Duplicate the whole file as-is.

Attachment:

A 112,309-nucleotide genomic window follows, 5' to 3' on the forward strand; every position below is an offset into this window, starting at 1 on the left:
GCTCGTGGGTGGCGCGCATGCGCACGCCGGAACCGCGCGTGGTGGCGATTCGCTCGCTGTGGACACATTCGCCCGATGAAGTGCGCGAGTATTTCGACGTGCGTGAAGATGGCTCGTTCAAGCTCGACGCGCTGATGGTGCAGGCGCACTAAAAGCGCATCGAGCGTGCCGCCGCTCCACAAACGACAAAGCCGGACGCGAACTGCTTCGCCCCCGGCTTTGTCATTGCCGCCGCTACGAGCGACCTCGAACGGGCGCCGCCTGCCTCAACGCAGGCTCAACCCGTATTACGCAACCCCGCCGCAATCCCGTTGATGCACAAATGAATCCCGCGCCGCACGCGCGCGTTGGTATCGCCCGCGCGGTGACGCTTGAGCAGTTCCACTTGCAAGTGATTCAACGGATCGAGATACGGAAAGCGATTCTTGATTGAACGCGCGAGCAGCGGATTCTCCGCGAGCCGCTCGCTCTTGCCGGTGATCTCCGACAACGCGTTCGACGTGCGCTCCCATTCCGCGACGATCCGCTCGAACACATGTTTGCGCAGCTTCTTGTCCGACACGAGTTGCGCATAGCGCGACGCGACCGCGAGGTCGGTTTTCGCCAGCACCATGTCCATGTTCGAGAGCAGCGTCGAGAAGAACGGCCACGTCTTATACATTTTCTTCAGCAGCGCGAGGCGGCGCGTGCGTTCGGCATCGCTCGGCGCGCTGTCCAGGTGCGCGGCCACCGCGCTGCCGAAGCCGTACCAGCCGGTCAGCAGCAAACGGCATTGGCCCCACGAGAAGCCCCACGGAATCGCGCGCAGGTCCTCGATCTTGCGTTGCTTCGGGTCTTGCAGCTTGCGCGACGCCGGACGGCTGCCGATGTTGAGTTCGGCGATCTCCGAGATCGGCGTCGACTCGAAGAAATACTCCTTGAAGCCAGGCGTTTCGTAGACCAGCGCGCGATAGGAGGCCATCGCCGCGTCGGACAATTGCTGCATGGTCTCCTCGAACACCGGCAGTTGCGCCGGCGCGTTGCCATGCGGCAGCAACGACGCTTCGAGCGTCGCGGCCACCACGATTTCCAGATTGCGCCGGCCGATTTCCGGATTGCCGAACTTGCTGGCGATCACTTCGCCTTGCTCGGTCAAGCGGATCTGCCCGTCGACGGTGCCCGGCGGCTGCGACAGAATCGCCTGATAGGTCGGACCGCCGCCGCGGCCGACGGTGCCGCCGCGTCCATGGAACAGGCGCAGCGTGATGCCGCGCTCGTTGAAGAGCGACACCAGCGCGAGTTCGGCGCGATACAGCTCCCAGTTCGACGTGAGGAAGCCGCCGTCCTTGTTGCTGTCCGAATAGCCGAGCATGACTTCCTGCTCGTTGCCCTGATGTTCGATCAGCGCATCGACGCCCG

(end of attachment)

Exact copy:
A 112,309-nucleotide genomic window follows, 5' to 3' on the forward strand; every position below is an offset into this window, starting at 1 on the left:
GCTCGTGGGTGGCGCGCATGCGCACGCCGGAACCGCGCGTGGTGGCGATTCGCTCGCTGTGGACACATTCGCCCGATGAAGTGCGCGAGTATTTCGACGTGCGTGAAGATGGCTCGTTCAAGCTCGACGCGCTGATGGTGCAGGCGCACTAAAAGCGCATCGAGCGTGCCGCCGCTCCACAAACGACAAAGCCGGACGCGAACTGCTTCGCCCCCGGCTTTGTCATTGCCGCCGCTACGAGCGACCTCGAACGGGCGCCGCCTGCCTCAACGCAGGCTCAACCCGTATTACGCAACCCCGCCGCAATCCCGTTGATGCACAAATGAATCCCGCGCCGCACGCGCGCGTTGGTATCGCCCGCGCGGTGACGCTTGAGCAGTTCCACTTGCAAGTGATTCAACGGATCGAGATACGGAAAGCGATTCTTGATTGAACGCGCGAGCAGCGGATTCTCCGCGAGCCGCTCGCTCTTGCCGGTGATCTCCGACAACGCGTTCGACGTGCGCTCCCATTCCGCGACGATCCGCTCGAACACATGTTTGCGCAGCTTCTTGTCCGACACGAGTTGCGCATAGCGCGACGCGACCGCGAGGTCGGTTTTCGCCAGCACCATGTCCATGTTCGAGAGCAGCGTCGAGAAGAACGGCCACGTCTTATACATTTTCTTCAGCAGCGCGAGGCGGCGCGTGCGTTCGGCATCGCTCGGCGCGCTGTCCAGGTGCGCGGCCACCGCGCTGCCGAAGCCGTACCAGCCGGTCAGCAGCAAACGGCATTGGCCCCACGAGAAGCCCCACGGAATCGCGCGCAGGTCCTCGATCTTGCGTTGCTTCGGGTCTTGCAGCTTGCGCGACGCCGGACGGCTGCCGATGTTGAGTTCGGCGATCTCCGAGATCGGCGTCGACTCGAAGAAATACTCCTTGAAGCCAGGCGTTTCGTAGACCAGCGCGCGATAGGAGGCCATCGCCGCGTCGGACAATTGCTGCATGGTCTCCTCGAACACCGGCAGTTGCGCCGGCGCGTTGCCATGCGGCAGCAACGACGCTTCGAGCGTCGCGGCCACCACGATTTCCAGATTGCGCCGGCCGATTTCCGGATTGCCGAACTTGCTGGCGATCACTTCGCCTTGCTCGGTCAAGCGGATCTGCCCGTCGACGGTGCCCGGCGGCTGCGACAGAATCGCCTGATAGGTCGGACCGCCGCCGCGGCCGACGGTGCCGCCGCGTCCATGGAACAGGCGCAGCGTGATGCCGCGCTCGTTGAAGAGCGACACCAGCGCGAGTTCGGCGCGATACAGCTCCCAGTTCGACGTGAGGAAGCCGCCGTCCTTGTTGCTGTCCGAATAGCCGAGCATGACTTCCTGCTCGTTGCCCTGATGTTCGATCAGCGCATCGACGCCCG